This thesis seeks to place a centralizing node amongst the greatest concentration of Virginia wineries in the city of Charlottesville. While the state of Virginia has maintained its viniclutural heritage from the time of the Colonists, several factors have proven insurmountable obstacles until recent decades. The state now supports nearly 90 wineries, yet lacks any focus within the industry, and markering rarely stems beyond the fields of production. With nearly 33% of the State's population living in the urban context, reaching the metropolitan areas will not only spur interest amongst city residents, but will magnetize tourists and begin to establish connections on the national market.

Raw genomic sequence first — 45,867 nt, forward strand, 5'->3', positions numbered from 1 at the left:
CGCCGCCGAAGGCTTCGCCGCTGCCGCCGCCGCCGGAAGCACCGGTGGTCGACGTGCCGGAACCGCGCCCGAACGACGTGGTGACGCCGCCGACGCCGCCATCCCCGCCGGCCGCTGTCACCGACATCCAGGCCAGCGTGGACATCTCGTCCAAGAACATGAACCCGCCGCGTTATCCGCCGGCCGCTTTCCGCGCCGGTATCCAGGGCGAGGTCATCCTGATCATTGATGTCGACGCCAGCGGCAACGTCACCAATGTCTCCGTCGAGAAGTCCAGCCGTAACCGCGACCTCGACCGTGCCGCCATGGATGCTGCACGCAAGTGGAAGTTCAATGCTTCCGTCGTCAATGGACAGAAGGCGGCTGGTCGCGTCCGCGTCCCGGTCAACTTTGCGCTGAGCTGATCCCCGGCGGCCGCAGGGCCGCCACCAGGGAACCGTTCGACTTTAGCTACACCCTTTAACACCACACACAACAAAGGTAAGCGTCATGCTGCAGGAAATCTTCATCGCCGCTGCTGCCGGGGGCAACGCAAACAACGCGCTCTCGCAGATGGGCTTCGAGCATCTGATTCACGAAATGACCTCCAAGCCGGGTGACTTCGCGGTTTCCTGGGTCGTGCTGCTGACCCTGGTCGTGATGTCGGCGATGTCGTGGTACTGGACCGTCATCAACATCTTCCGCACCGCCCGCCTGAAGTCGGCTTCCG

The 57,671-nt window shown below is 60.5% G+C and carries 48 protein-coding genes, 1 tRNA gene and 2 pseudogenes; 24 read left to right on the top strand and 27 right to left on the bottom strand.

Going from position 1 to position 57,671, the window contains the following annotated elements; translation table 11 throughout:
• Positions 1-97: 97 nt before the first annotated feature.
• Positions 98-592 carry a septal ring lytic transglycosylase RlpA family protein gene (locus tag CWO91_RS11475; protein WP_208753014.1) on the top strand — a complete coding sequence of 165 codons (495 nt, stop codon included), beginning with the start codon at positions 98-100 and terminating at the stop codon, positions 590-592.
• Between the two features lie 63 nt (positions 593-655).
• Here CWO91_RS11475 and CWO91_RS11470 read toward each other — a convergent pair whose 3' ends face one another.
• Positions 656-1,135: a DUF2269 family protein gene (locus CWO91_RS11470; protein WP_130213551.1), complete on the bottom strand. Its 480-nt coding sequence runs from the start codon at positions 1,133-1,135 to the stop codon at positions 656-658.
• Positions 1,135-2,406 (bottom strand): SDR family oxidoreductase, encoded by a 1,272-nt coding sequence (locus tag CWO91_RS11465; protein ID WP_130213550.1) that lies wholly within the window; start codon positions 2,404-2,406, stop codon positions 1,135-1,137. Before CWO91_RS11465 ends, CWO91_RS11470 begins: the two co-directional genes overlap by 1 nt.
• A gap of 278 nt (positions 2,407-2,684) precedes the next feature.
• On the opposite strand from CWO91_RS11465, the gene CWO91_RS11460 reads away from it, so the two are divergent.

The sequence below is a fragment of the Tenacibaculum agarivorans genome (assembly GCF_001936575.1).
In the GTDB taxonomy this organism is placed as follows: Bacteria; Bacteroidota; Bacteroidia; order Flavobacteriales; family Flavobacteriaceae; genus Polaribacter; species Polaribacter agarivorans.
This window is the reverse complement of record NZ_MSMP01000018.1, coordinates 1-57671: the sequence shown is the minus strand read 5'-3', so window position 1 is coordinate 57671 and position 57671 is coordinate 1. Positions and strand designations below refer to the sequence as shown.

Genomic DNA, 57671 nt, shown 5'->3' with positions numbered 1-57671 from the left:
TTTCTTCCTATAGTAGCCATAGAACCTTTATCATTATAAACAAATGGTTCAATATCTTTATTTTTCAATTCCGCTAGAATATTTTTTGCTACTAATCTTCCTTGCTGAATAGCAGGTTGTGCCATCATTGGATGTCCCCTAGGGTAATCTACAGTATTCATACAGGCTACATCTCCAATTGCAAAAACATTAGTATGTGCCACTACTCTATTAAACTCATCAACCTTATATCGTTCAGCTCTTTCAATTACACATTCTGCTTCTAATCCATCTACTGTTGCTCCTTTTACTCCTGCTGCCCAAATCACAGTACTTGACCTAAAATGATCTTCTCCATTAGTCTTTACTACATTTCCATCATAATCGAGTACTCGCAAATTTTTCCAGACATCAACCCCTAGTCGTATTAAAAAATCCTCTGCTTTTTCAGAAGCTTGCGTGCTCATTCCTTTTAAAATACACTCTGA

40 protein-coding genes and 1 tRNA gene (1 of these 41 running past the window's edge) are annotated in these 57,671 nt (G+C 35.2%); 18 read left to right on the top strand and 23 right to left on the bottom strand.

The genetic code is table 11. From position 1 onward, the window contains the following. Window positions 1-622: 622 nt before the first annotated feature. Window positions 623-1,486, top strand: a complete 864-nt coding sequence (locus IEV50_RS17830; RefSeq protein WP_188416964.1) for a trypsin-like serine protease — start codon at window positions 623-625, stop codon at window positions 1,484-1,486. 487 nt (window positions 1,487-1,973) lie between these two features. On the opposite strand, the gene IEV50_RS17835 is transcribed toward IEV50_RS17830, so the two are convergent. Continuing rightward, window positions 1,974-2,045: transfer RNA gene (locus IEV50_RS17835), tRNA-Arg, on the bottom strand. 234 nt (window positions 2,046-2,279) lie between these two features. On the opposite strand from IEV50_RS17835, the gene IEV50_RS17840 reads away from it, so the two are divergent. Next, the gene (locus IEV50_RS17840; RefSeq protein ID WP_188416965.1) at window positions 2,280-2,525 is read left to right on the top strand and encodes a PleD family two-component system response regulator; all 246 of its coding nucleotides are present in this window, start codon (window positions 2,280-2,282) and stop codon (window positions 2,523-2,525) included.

This unique project will examine the bridging of a typically agricultural typology into the realm of an urban environment, thus encouraging the dynamism of the regional industry. By doing so, this thesis presents opportunities for practices in ecological, social, and cultural sustainability. The structure will function not only as an educational facility in the vinicultural sense, but as a demonstration of sustainable design in an urban context, melding contemporary technology with a historic city fabric, thus dispelling the myth that "green" buildings need to stand alone as icons.